Sometimes you do not really notice things you consistently say out loud until a friend or someone points it out to you. On a visit to York, a friend of mine started laughing at me and noted, ‘You really like trees don’t you?’ Apparently, I kept commenting on the ancient trees in medieval Eboracum, saying, ‘That’s a majestic tree,’ and the like.
I was recently staying in a delightful hotel in Scotland where a post-breakfast swim in the leisure pool was all the more reviving because it was taken among trees. The water was surrounded by floor-to-ceiling glass and the treescapes that were viewed were of autumnal, yellowing orange leaves bitch-slapping the glass in the morning wind. It led me to think about how we don’t really give the trees the respect that they deserve. I loved the Pulp album, We Love Life, particularly the song The Trees, with the line,
The trees those useless trees produce the air that I am breathing.
Clearly indicating the rudeness in our attitude to the natural world.
Apparently, Arthur Miller planted a tree on his New York estate every time one of his children had a birthday. I advocate that for every child born a tree should be planted to accommodate the air balance. We do not all have the luxury of living in an estate where we can plant many trees. The German artist Joseph Beuys (‘The Revolution is Us’) campaigned for tree awareness in cities.
One of my particular favourite creatives is Viennese artist Hundertwasser, for his revolutionary philosophies. A living embodiment of the Gandhi dictum, ‘Be the change you want to see in the world.’ I stumbled into awareness of this man when I visited his home – now a museum – and found that he firmly lived his ideas.
You are a guest of nature behave.
Among trees you are at home.
In keeping with these lines, I have decorated the interior of my new flat like a mini-Eden Project. As I write there are 98 plants in development. Friends have likened me to the Batman villain, Poison Ivy, without the sex appeal. I have nicknamed my home TREEVIEW. The sole reason I decided to take the property was because it was on the third floor and had fantastic views of treetops, Childwall woods and a disused train line. The first day I awoke to a misty early morning. Before the dawn from my metal-framed bed the view of the trees in the mist made me think that I had either slept in the Ewok village or I was like Dian Fossey among the gorillas.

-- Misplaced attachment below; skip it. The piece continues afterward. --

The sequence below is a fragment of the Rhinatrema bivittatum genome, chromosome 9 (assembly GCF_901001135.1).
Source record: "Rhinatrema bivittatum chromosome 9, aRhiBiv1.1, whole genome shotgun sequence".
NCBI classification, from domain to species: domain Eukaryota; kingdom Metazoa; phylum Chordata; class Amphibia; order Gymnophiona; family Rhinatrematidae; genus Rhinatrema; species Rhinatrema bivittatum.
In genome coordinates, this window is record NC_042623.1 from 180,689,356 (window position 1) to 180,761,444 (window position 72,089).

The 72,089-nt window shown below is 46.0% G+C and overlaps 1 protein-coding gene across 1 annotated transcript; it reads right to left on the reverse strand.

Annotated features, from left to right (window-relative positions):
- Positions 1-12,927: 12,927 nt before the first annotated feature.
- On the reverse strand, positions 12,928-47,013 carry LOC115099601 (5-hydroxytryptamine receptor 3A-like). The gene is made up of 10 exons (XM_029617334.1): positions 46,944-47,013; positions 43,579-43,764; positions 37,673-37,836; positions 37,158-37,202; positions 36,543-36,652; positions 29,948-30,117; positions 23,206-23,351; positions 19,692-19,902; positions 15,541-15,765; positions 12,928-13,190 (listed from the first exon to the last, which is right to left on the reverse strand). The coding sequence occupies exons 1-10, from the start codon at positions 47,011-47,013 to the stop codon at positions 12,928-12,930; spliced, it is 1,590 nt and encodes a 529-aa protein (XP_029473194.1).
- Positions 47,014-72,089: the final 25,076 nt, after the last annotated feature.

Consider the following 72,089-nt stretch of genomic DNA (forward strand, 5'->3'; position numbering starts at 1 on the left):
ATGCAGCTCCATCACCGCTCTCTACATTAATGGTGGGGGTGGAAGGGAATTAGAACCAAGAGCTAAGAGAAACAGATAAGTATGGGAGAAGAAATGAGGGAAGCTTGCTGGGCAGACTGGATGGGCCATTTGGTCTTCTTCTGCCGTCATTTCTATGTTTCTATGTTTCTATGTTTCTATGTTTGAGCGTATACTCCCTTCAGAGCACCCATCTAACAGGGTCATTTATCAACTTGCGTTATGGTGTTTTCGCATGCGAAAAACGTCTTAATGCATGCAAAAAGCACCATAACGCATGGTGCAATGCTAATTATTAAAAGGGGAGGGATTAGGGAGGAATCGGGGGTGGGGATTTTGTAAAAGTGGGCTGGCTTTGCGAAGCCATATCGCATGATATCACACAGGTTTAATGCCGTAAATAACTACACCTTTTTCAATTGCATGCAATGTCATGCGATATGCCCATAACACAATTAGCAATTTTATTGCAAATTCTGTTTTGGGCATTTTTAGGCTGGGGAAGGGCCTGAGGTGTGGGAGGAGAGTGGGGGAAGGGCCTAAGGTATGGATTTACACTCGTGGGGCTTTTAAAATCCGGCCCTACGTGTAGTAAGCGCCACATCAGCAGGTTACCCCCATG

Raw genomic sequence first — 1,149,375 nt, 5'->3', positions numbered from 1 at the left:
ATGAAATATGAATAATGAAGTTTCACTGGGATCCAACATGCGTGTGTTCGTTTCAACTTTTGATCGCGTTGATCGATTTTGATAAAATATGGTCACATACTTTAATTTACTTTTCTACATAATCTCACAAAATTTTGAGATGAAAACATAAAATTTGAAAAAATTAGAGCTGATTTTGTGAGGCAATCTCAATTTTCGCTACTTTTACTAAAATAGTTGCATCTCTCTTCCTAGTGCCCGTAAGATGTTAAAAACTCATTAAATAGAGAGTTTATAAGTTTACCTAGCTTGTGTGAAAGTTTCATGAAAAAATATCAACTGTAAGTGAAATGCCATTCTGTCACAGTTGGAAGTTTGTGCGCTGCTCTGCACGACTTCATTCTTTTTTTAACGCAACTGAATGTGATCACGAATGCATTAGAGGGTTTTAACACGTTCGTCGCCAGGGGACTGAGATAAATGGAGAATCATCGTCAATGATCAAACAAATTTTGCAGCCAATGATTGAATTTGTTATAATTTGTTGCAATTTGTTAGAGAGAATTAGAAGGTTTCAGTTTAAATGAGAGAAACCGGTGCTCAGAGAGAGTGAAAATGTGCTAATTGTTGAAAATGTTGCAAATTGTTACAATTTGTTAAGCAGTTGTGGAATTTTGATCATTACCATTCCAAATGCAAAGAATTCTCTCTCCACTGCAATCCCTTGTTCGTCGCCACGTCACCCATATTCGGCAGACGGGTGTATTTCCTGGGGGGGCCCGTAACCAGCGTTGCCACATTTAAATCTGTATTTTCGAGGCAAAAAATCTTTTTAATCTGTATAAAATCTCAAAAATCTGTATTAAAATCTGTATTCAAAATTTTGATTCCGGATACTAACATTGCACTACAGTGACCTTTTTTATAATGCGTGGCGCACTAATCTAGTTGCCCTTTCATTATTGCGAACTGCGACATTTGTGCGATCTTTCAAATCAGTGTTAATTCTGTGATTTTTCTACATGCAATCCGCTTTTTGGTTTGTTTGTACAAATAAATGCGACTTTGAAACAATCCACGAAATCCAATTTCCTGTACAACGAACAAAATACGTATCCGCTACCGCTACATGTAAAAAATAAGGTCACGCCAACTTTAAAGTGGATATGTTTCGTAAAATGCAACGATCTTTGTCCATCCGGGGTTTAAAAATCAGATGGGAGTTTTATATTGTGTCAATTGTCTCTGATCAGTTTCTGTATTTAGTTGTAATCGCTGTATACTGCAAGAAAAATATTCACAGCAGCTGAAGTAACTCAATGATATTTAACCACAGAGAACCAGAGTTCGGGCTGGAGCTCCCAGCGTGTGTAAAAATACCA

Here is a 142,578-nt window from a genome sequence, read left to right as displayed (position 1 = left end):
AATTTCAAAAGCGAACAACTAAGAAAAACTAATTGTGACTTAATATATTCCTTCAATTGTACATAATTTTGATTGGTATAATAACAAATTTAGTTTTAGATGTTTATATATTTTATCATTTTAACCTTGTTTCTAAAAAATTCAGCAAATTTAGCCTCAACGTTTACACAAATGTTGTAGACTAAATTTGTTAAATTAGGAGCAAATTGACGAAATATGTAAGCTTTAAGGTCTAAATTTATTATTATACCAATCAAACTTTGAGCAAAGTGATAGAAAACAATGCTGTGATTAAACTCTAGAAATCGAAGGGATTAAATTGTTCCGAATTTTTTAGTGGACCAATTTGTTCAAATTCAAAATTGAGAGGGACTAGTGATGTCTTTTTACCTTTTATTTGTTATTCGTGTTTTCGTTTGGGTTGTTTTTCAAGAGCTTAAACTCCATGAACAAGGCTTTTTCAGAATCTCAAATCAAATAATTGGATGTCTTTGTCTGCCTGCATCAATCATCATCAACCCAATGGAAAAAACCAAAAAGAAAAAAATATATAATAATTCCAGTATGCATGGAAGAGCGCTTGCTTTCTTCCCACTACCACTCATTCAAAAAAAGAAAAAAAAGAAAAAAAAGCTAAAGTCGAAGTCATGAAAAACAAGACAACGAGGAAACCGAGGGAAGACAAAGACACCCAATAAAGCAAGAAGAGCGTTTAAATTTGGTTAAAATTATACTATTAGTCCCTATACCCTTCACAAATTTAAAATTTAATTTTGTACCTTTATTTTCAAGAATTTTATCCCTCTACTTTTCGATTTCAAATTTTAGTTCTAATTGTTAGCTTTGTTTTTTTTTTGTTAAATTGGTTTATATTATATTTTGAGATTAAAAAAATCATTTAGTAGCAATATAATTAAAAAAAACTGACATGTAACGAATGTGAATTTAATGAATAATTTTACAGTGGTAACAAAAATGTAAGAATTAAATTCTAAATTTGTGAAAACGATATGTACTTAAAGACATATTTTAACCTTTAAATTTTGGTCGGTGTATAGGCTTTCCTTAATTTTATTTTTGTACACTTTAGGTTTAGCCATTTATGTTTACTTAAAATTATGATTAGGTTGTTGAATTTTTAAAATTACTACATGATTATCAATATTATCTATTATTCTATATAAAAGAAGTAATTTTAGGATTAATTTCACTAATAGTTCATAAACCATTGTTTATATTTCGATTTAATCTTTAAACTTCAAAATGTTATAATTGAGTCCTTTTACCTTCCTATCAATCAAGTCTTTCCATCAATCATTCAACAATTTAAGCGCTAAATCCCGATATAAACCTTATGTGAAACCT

It’s funny how our subconscious mind takes over sometimes too. I decorated the main room with a wall papered in a silver birch tree print. This particular tree is one of my favorites. I like what it represents, as it is the first tree to grow back after a forest has been completely destroyed. It symbolises resilience, coming back from the brink of no return. After a tempestuous few years including a relationship break up that turned out to be a break through, the death of my beloved Nan and a battle with depression bordering on addiction, the silver birch was the first choice for me to celebrate my new home, my sanctuary, my cave from the world. A symbol that makes me feel safe. The rest of the flat is decorated to make it feel like a hut, so it has a den-like feel, the ultimate tree house.
Perhaps we should take a leaf out of Arthur Miller’s book and plant more trees. All do our bit to promote the natural. It is in all of our interests and research shows you don’t need to be exercising furiously to get the benefits of nature, sitting and observing the trees – or reading, of course! – can give us a boost. A few pots on a balcony, the first bulbs of spring, a walk in the park, or fresh flowers to brighten the otherwise functional work space.
What are your favourite ways of keeping close to nature in the middle of the city?